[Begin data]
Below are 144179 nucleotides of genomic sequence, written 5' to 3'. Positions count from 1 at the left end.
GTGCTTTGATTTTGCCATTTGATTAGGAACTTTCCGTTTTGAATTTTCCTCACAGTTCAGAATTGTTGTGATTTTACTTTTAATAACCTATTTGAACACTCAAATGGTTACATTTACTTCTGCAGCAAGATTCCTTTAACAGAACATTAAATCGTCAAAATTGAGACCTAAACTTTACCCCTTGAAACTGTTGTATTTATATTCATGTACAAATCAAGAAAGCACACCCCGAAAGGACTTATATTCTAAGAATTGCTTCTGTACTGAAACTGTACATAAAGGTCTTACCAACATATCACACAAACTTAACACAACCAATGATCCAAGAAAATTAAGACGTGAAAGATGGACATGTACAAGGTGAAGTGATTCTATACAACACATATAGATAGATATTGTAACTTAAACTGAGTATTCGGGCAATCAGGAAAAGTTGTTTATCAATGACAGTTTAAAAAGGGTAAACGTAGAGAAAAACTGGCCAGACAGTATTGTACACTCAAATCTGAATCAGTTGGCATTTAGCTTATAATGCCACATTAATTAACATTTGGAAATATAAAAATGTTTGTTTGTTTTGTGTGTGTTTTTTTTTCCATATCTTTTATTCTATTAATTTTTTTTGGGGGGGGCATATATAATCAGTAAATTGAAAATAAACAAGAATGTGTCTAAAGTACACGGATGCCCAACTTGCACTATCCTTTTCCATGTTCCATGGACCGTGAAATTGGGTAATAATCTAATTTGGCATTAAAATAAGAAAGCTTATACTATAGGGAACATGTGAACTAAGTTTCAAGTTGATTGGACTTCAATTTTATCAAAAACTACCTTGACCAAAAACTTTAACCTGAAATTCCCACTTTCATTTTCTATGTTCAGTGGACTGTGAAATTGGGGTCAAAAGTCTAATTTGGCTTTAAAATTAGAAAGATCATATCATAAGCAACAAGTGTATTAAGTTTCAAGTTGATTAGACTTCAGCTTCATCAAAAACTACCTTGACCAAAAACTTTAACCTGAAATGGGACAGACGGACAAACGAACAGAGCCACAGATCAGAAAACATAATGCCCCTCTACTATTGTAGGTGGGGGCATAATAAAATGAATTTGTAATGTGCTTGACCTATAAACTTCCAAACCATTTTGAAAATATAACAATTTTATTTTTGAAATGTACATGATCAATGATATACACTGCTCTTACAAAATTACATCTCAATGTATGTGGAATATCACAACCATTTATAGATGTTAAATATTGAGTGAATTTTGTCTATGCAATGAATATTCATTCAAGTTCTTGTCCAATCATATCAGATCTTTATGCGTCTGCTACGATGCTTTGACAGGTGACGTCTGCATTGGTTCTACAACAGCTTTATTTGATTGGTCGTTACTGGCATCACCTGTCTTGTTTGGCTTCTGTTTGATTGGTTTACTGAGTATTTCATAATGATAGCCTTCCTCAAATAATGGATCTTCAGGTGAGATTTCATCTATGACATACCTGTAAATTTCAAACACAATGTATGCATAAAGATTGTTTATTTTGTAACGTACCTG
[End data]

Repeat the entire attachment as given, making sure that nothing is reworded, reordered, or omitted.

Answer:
Below are 144179 nucleotides of genomic sequence, written 5' to 3'. Positions count from 1 at the left end.
GTGCTTTGATTTTGCCATTTGATTAGGAACTTTCCGTTTTGAATTTTCCTCACAGTTCAGAATTGTTGTGATTTTACTTTTAATAACCTATTTGAACACTCAAATGGTTACATTTACTTCTGCAGCAAGATTCCTTTAACAGAACATTAAATCGTCAAAATTGAGACCTAAACTTTACCCCTTGAAACTGTTGTATTTATATTCATGTACAAATCAAGAAAGCACACCCCGAAAGGACTTATATTCTAAGAATTGCTTCTGTACTGAAACTGTACATAAAGGTCTTACCAACATATCACACAAACTTAACACAACCAATGATCCAAGAAAATTAAGACGTGAAAGATGGACATGTACAAGGTGAAGTGATTCTATACAACACATATAGATAGATATTGTAACTTAAACTGAGTATTCGGGCAATCAGGAAAAGTTGTTTATCAATGACAGTTTAAAAAGGGTAAACGTAGAGAAAAACTGGCCAGACAGTATTGTACACTCAAATCTGAATCAGTTGGCATTTAGCTTATAATGCCACATTAATTAACATTTGGAAATATAAAAATGTTTGTTTGTTTTGTGTGTGTTTTTTTTTCCATATCTTTTATTCTATTAATTTTTTTTGGGGGGGGCATATATAATCAGTAAATTGAAAATAAACAAGAATGTGTCTAAAGTACACGGATGCCCAACTTGCACTATCCTTTTCCATGTTCCATGGACCGTGAAATTGGGTAATAATCTAATTTGGCATTAAAATAAGAAAGCTTATACTATAGGGAACATGTGAACTAAGTTTCAAGTTGATTGGACTTCAATTTTATCAAAAACTACCTTGACCAAAAACTTTAACCTGAAATTCCCACTTTCATTTTCTATGTTCAGTGGACTGTGAAATTGGGGTCAAAAGTCTAATTTGGCTTTAAAATTAGAAAGATCATATCATAAGCAACAAGTGTATTAAGTTTCAAGTTGATTAGACTTCAGCTTCATCAAAAACTACCTTGACCAAAAACTTTAACCTGAAATGGGACAGACGGACAAACGAACAGAGCCACAGATCAGAAAACATAATGCCCCTCTACTATTGTAGGTGGGGGCATAATAAAATGAATTTGTAATGTGCTTGACCTATAAACTTCCAAACCATTTTGAAAATATAACAATTTTATTTTTGAAATGTACATGATCAATGATATACACTGCTCTTACAAAATTACATCTCAATGTATGTGGAATATCACAACCATTTATAGATGTTAAATATTGAGTGAATTTTGTCTATGCAATGAATATTCATTCAAGTTCTTGTCCAATCATATCAGATCTTTATGCGTCTGCTACGATGCTTTGACAGGTGACGTCTGCATTGGTTCTACAACAGCTTTATTTGATTGGTCGTTACTGGCATCACCTGTCTTGTTTGGCTTCTGTTTGATTGGTTTACTGAGTATTTCATAATGATAGCCTTCCTCAAATAATGGATCTTCAGGTGAGATTTCATCTATGACATACCTGTAAATTTCAAACACAATGTATGCATAAAGATTGTTTATTTTGTAACGTACCTG